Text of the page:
Part of being a good ally requires you to sacrifice for others. One of these sacrifices is engaging in uncomfortable discourse with people you share a space with. For many different communities, interacting with discriminatory behaviour is not a choice, it’s a part of life. Recognising that your ability to turn a blind eye to social injustice because it is uncomfortable, indicates privilege. Those most directly impacted do not have this ability.
Do what you can to create opportunity.
There are two ways to be an ally. For the most part this blog has covered the ways in which you react to microaggressions. Proactive allies are just as important to the movement. Small acts of obvious or subtle encouragement are a great place to start. Embrace the diversity in your workplace and set about to break down institutional barriers that limit the success of those marginalised around you. Offer what opportunities you can to those who have historically had opportunity stripped from them.
Do not expect to be taught or educated.
It is not the job of the oppressed to educate. It is your responsibility to seek out resources and material. The fact that you have not been forced to understand oppression is usually evidence of your relative privilege. There is a wealth of resources out there that are worth your time. You are of course entitled to discuss these issues with people and seek clarification. Discourse is healthy.
Do not trivialise someone's experience.
This is an integral part of listening genuinely. If a person from a marginalised group is telling you of a negative experience of theirs, caused by you or someone else, you are not helping by offering excuses for the accused. Comments along the lines of “they probably didn’t mean it that way’’ undermine that person’s experience and having the effect of belittlement. Do your best to listen and understand the situation that they are in and try to work in solidarity toward a positive outcome.
The devil has enough advocates.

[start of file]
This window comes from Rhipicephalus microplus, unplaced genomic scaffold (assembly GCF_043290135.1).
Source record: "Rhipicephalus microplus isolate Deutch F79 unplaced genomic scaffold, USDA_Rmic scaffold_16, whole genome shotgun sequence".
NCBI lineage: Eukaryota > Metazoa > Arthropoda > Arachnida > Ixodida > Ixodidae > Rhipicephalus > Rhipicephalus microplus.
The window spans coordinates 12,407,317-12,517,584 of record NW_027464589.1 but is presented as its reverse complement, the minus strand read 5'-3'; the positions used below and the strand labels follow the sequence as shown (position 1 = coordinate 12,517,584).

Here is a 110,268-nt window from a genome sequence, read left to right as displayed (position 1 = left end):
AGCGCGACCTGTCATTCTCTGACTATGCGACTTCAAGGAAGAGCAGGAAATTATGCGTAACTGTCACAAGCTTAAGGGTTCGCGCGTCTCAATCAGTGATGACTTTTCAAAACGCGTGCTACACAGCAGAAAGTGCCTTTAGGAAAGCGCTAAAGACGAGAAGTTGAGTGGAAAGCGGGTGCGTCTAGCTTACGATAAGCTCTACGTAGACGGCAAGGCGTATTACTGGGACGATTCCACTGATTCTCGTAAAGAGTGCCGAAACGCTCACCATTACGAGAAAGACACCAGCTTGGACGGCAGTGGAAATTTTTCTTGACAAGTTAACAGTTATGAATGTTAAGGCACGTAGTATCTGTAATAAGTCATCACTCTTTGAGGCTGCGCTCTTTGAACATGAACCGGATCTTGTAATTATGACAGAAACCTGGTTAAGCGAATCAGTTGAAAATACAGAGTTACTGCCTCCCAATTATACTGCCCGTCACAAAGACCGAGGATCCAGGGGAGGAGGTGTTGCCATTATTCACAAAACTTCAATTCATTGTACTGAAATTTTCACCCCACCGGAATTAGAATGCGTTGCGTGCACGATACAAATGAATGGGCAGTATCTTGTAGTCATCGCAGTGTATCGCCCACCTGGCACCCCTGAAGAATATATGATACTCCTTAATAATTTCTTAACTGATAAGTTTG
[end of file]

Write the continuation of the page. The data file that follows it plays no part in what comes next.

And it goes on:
Devil's advocacy has a very important place in honest, constructive debate. It is a method used to form robust arguments and decisions. However, in the case of social justice, the argument inherently operates from a position of privilege. The result is a conversation entangled with highly specific hypothetical situations used to invalidate someone's lived experience or maintain the status quo. At the end of the day, a person external to the conflict is free to walk away from the very messy situation they have exacerbated, whilst those most greatly affected are left to pick up the pieces.
If society does not remain vigilant about how we interact with those from social or cultural minorities, we risk the continuation of a micro-aggressive culture. Taking a step back and understanding how our own implicit biases and comments affect the daily lives of those around us is the first step. As society continues to explore and understand an increasingly global world, businesses are beginning to truly understand the intrinsic value of diversity. We see organisations that are more flexible, more agile in nature. That offer unique solutions and perspectives, and better navigate changing market conditions.
Our tech and STEM industries are no different. Offering opportunities to those who have, for too long, been overlooked, is part of embracing this change. It is vital that in addition to these structures, we create workplace cultures that not only sustain increased diversity, but also seek to encourage and elevate.
There are lots of ways organisation can better understand and demonstrate inclusive behaviours in the workplace. Our leadership team will continue to encourage courageous conversations and keep diversity at the forefront of our culture - what is your organisation doing to facilitate positive change in this area?
Resources for those wishing to learn more:
Gender identity: https://www.ry.org.nz/gender-identity/